Beyond cryptocurrencies: E-commerce value chain and the blockchain (Part One).by@Bitboosters
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1,870 reads

Beyond cryptocurrencies: E-commerce value chain and the blockchain (Part One).

by bitboostMarch 7th, 2018
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Apart from the use of cryptocurrencies for payments, the potential value of blockchain technology for e-commerce is just starting to be recognised and explored.
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Apart from the use of cryptocurrencies for payments, the potential value of blockchain technology for e-commerce is just starting to be recognised and explored.

A handful of blockchain e-commerce projects have been launched but they have really just started to scratch the surface. OpenBazaar used bitcoin technology for payments only, for example, relying on the established tech stack for everything else. Whilst there are other e-commerce companies exploring the use of decentralised technologies, the amount of attention and research they have undertaken is tiny compared to the investment being made by the financial industry.


It’s hard to determine exactly why there is such a lack of attention. E-commerce is a huge sector and one that is relevant to the entire world. Vast resources are being invested in its general development, so why not explore the application of blockchain technology in greater depth? It’s possible that the complex nature of e-commerce — involving different business models and operations — is preventing developers and businesses from moving forward. It’s also possible that the megatrend of blockchain adoption in the financial sector, demonstrated by many new decentralised apps, has drawn all the attention away from other business opportunities. Whatever the reason, the fact remains: there is a huge opportunity here, and it is wide open.

In the following post we will try to explain our approach to this problem. We will use business analysis tools to look at e-commerce value chain operations, exploring the value that blockchain technology may bring to them.

What is exactly e-commerce?

Before trying to understand the potential of blockchain for e-commerce, we should first define e-commerce itself. E-commerce is a complex undertaking, involving many elements, so we will use a Porter’s value chain analysis chart to unpack the different elements of the whole process.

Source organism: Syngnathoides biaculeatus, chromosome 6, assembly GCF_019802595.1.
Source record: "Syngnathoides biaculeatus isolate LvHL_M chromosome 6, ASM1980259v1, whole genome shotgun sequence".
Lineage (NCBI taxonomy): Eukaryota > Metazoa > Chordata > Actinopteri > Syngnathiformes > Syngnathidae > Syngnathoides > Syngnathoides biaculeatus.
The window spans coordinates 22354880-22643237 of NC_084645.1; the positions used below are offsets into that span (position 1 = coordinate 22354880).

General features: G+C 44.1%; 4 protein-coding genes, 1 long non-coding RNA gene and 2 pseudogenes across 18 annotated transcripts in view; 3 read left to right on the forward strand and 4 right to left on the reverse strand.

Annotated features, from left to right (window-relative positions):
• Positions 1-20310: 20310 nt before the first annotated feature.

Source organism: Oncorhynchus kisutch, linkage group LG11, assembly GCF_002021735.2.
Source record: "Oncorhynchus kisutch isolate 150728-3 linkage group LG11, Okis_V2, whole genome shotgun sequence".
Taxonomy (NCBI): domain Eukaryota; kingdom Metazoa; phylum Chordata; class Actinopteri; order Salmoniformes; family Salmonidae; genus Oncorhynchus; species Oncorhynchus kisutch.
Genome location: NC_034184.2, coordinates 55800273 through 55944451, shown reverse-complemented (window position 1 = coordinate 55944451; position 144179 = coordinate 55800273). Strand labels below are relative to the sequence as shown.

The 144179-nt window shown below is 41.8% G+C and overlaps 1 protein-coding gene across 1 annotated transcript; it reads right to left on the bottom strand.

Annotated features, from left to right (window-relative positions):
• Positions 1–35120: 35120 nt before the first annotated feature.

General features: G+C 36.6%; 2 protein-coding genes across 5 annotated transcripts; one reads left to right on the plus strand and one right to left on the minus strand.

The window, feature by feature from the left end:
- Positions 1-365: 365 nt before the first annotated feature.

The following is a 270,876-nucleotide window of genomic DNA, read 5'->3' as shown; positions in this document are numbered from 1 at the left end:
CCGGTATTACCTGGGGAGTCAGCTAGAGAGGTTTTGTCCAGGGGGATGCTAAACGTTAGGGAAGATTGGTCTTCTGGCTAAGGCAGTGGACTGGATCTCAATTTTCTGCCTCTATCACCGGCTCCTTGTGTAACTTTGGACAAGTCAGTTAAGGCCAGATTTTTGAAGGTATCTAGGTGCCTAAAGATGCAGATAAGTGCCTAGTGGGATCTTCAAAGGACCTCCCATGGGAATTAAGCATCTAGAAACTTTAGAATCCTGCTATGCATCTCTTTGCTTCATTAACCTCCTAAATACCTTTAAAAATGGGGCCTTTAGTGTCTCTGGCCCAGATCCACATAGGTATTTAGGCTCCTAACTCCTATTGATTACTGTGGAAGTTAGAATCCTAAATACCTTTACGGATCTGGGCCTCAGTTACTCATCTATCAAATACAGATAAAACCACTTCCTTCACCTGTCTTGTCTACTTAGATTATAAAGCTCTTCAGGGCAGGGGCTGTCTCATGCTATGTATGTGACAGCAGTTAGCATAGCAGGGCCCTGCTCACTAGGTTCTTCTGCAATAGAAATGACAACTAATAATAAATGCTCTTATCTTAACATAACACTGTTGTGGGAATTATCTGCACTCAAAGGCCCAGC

Michael Porter’s value chain canvas, applied to e-commerce.

This chart, although a simplification, reflects the complexity of the different operations involved in any e-commerce business. For our purpose, we can point to five general areas that could be impacted by blockchain technology:

  1. Everything related to inbound logistics, including the reception, storage, inventory, and planning for items in a warehouse.
  2. Everything related to operations, such as listing, payments, escrow, users’ data management, and everything related to the daily management of the operations of both sellers and buyers within the platform.
  3. Outbound logistics: all operations included in order fulfillment, transportation, and distribution.
  4. Marketing and sales: finding, attracting and engaging new clients. Moreover, it is fundamental for any e-commerce business to work on customer loyalty. In fact, this is where the real profits lie!
  5. Service: the main operations for customer support, such as dispute resolution through arbitration, and solving any fulfillment issues.

All of these business processes require support, including the development of new technologies to stay relevant and competitive. Blockchain has obvious possibilities here, and there are further applications within procurement, HR, and infrastructure.

Competitive advantage

Improvement in any of these areas would lead to a competitive advantage over similar businesses, but we prefer to define this as better value for the customer. In e-commerce, this comes down to convenience. E-commerce acquires more and more users, growing every year, because it is so convenient: you can purchase anything from your couch or office, at a reasonable cost.

But people also demand a service they can trust. If you can’t touch an item with your own hands before you buy it, you need to be able to trust the seller to accurately represent the item, and then get it to your home, quickly and safely.

The questions then become:

  • Can the blockchain provide better value to users?
  • Will blockchain bring more convenience and trust to users?

We believe the answer to both questions is a resounding YES. To explain our enthusiastic response we will analyse the properties of blockchain technology that make these competitive advantages possible. This topic will be the subject of our next post.